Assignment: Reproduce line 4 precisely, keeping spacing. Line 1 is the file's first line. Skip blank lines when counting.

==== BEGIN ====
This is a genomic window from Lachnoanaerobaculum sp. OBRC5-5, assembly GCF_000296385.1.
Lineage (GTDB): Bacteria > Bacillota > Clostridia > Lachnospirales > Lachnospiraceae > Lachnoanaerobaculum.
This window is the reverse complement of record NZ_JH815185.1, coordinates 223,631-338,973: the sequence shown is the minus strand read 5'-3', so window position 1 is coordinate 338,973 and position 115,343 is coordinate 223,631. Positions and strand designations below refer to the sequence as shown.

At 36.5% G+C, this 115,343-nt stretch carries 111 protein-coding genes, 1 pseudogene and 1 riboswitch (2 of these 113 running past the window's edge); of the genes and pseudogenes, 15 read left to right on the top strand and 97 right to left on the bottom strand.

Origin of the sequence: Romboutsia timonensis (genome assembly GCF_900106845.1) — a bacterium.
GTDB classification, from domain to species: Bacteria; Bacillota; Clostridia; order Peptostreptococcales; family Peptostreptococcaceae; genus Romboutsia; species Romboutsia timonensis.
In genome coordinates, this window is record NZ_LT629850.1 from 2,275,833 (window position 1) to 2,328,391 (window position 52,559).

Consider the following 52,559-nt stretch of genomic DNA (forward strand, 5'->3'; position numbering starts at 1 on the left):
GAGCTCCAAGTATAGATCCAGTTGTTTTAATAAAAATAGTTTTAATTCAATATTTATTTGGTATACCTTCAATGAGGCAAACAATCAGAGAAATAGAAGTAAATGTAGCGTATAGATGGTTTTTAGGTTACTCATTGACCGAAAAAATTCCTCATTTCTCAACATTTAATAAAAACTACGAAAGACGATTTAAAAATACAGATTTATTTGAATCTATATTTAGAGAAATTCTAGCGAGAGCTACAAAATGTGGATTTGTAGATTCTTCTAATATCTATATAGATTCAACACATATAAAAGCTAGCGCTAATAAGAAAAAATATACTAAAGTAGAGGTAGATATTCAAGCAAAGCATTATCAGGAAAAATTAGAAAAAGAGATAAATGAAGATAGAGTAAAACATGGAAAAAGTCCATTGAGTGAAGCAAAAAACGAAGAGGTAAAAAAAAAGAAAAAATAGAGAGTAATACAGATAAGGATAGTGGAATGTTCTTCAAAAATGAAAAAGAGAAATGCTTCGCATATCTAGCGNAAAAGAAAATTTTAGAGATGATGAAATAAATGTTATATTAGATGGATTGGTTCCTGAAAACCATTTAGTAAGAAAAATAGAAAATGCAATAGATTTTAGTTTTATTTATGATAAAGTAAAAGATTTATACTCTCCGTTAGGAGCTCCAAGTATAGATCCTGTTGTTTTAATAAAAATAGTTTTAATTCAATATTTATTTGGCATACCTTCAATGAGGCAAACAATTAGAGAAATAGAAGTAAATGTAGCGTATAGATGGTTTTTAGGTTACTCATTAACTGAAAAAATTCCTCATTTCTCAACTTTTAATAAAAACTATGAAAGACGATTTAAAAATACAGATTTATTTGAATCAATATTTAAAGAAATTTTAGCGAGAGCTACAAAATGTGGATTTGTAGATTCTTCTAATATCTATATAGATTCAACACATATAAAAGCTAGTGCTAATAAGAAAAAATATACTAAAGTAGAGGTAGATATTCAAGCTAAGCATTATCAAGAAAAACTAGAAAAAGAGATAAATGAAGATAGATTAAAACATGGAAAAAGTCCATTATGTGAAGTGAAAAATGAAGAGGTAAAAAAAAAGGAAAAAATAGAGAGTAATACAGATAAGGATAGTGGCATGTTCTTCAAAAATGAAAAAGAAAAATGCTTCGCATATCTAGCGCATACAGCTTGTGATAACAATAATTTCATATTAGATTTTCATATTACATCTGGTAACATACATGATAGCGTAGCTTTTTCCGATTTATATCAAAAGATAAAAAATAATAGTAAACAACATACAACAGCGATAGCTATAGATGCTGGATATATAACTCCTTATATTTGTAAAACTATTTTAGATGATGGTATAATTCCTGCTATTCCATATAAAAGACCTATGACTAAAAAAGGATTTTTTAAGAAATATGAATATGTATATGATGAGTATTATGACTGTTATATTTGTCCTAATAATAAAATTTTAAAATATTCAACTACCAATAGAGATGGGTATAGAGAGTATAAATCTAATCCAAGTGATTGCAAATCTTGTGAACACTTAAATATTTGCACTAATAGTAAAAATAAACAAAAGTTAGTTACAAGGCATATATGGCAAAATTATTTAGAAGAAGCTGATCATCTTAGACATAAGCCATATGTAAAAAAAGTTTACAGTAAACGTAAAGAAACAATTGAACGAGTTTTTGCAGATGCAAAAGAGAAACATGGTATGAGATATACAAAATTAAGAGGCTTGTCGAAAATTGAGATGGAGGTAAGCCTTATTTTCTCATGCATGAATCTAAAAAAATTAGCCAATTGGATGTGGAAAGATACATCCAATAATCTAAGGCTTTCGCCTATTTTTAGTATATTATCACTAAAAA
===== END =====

At 36.5% G+C, this 115,343-nt stretch carries 111 protein-coding genes, 1 pseudogene and 1 riboswitch (2 of these 113 running past the window's edge); of the genes and pseudogenes, 15 read left to right on the top strand and 97 right to left on the bottom strand.